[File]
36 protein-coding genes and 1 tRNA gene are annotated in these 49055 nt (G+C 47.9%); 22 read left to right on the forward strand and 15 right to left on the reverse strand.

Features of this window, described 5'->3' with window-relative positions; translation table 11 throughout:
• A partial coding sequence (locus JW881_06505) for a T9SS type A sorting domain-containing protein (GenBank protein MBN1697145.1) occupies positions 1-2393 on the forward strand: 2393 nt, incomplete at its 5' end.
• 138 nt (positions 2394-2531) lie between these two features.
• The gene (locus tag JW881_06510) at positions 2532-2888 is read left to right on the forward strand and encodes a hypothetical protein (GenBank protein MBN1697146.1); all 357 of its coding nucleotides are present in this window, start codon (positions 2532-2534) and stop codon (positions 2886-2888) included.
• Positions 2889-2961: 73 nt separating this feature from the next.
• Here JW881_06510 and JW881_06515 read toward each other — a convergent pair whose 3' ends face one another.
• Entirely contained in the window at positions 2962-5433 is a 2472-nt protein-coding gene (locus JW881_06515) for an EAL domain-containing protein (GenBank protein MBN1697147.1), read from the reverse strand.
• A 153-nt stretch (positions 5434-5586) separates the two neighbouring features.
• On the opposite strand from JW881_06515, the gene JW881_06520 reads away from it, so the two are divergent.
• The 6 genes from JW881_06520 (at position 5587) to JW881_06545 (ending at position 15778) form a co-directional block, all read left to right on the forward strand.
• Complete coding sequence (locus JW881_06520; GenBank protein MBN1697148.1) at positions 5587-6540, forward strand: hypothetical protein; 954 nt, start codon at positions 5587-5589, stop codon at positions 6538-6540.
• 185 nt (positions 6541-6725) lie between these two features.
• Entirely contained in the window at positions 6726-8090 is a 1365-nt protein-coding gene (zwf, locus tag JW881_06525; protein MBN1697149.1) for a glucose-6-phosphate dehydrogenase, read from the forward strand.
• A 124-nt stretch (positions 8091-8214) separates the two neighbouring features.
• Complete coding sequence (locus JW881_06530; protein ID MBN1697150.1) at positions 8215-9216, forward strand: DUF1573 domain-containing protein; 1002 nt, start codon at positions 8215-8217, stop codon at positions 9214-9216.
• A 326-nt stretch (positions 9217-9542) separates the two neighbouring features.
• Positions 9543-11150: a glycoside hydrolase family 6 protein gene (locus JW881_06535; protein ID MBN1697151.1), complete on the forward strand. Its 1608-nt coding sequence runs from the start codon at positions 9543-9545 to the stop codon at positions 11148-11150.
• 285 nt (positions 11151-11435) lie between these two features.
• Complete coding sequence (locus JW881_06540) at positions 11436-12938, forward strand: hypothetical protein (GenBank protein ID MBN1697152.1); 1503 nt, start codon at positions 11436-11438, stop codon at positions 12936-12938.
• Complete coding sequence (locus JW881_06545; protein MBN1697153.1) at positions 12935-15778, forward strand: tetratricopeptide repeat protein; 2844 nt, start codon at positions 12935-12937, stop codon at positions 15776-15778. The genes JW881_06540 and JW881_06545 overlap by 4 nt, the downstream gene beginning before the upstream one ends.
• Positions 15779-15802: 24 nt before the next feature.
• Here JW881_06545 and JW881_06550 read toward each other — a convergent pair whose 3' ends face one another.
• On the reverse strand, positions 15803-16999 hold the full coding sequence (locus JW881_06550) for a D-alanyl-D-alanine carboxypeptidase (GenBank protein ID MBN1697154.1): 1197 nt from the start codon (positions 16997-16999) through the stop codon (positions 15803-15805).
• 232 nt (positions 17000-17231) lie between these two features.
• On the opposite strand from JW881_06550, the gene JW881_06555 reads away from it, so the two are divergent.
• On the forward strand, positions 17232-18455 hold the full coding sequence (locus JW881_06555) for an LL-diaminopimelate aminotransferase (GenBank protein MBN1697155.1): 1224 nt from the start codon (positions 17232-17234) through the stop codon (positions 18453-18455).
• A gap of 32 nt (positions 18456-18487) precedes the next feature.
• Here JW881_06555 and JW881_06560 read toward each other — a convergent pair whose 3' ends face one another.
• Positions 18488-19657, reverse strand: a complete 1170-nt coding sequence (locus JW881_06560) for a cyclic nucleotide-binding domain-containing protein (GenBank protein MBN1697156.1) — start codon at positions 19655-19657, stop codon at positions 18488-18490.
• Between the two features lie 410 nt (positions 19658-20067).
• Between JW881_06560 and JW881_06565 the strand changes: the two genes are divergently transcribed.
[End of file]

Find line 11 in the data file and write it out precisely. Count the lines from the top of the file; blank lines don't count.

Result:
• The 6 genes from JW881_06520 (at position 5587) to JW881_06545 (ending at position 15778) form a co-directional block, all read left to right on the forward strand.